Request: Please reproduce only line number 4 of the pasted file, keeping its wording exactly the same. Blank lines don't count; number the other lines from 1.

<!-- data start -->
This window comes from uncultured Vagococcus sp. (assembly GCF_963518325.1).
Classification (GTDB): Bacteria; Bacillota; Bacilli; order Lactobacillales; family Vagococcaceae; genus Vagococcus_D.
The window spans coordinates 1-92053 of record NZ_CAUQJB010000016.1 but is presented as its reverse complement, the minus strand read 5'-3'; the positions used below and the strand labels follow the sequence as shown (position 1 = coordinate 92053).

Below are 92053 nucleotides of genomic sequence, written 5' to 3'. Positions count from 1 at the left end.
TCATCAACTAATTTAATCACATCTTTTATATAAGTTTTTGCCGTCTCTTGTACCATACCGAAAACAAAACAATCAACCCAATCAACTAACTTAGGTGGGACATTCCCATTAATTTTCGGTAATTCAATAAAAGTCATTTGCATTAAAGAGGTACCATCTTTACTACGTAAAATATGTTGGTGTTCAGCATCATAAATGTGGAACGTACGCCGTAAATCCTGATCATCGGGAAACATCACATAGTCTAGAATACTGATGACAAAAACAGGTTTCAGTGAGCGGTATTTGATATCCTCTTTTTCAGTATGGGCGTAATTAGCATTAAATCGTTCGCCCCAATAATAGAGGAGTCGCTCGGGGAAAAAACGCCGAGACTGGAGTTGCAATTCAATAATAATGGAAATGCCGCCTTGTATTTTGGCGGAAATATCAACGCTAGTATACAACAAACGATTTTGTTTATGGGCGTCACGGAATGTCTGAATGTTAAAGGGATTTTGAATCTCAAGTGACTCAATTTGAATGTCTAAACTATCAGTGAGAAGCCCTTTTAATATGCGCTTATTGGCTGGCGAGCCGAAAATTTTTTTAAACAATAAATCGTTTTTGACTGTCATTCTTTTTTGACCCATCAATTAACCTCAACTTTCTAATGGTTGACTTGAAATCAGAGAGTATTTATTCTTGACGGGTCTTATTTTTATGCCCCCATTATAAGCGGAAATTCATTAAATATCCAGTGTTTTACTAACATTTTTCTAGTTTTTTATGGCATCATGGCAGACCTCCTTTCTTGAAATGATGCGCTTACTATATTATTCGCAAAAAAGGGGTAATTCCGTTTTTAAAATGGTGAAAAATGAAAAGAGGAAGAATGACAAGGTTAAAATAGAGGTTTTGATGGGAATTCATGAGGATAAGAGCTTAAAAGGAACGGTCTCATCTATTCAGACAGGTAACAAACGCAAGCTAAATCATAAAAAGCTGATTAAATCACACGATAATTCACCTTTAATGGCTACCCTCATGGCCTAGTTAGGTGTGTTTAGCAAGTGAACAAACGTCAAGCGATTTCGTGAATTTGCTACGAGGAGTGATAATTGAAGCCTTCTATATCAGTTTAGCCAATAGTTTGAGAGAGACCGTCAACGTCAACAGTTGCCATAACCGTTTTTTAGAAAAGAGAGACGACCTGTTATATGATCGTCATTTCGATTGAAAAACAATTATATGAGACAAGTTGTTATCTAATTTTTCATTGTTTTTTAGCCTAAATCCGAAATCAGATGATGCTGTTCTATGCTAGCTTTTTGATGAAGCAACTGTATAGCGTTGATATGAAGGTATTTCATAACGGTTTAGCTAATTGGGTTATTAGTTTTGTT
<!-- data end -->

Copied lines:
Below are 92053 nucleotides of genomic sequence, written 5' to 3'. Positions count from 1 at the left end.